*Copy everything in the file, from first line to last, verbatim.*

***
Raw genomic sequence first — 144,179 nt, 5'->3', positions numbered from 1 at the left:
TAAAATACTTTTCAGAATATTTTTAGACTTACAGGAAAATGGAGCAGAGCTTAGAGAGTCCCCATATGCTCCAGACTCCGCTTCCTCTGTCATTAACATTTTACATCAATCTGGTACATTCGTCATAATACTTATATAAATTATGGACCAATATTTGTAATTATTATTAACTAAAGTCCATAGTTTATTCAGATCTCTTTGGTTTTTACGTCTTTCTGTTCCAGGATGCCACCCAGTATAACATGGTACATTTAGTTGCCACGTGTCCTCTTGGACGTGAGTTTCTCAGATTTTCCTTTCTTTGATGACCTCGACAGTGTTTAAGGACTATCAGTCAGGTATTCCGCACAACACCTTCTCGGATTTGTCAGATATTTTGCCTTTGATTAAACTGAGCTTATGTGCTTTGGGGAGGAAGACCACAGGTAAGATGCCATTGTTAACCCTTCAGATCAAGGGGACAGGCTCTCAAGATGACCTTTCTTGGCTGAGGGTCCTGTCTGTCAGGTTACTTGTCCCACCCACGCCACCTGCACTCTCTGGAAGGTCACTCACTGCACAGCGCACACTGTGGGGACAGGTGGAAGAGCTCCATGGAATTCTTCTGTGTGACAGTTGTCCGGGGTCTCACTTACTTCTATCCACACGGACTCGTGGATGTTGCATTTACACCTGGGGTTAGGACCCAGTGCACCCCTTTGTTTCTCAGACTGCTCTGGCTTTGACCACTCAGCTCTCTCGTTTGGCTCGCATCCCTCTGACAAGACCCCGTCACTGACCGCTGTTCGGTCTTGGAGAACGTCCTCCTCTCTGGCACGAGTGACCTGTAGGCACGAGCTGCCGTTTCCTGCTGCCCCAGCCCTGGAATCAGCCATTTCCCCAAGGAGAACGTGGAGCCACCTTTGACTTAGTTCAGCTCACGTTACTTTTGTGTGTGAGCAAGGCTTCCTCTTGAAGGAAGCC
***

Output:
Raw genomic sequence first — 144,179 nt, 5'->3', positions numbered from 1 at the left:
TAAAATACTTTTCAGAATATTTTTAGACTTACAGGAAAATGGAGCAGAGCTTAGAGAGTCCCCATATGCTCCAGACTCCGCTTCCTCTGTCATTAACATTTTACATCAATCTGGTACATTCGTCATAATACTTATATAAATTATGGACCAATATTTGTAATTATTATTAACTAAAGTCCATAGTTTATTCAGATCTCTTTGGTTTTTACGTCTTTCTGTTCCAGGATGCCACCCAGTATAACATGGTACATTTAGTTGCCACGTGTCCTCTTGGACGTGAGTTTCTCAGATTTTCCTTTCTTTGATGACCTCGACAGTGTTTAAGGACTATCAGTCAGGTATTCCGCACAACACCTTCTCGGATTTGTCAGATATTTTGCCTTTGATTAAACTGAGCTTATGTGCTTTGGGGAGGAAGACCACAGGTAAGATGCCATTGTTAACCCTTCAGATCAAGGGGACAGGCTCTCAAGATGACCTTTCTTGGCTGAGGGTCCTGTCTGTCAGGTTACTTGTCCCACCCACGCCACCTGCACTCTCTGGAAGGTCACTCACTGCACAGCGCACACTGTGGGGACAGGTGGAAGAGCTCCATGGAATTCTTCTGTGTGACAGTTGTCCGGGGTCTCACTTACTTCTATCCACACGGACTCGTGGATGTTGCATTTACACCTGGGGTTAGGACCCAGTGCACCCCTTTGTTTCTCAGACTGCTCTGGCTTTGACCACTCAGCTCTCTCGTTTGGCTCGCATCCCTCTGACAAGACCCCGTCACTGACCGCTGTTCGGTCTTGGAGAACGTCCTCCTCTCTGGCACGAGTGACCTGTAGGCACGAGCTGCCGTTTCCTGCTGCCCCAGCCCTGGAATCAGCCATTTCCCCAAGGAGAACGTGGAGCCACCTTTGACTTAGTTCAGCTCACGTTACTTTTGTGTGTGAGCAAGGCTTCCTCTTGAAGGAAGCC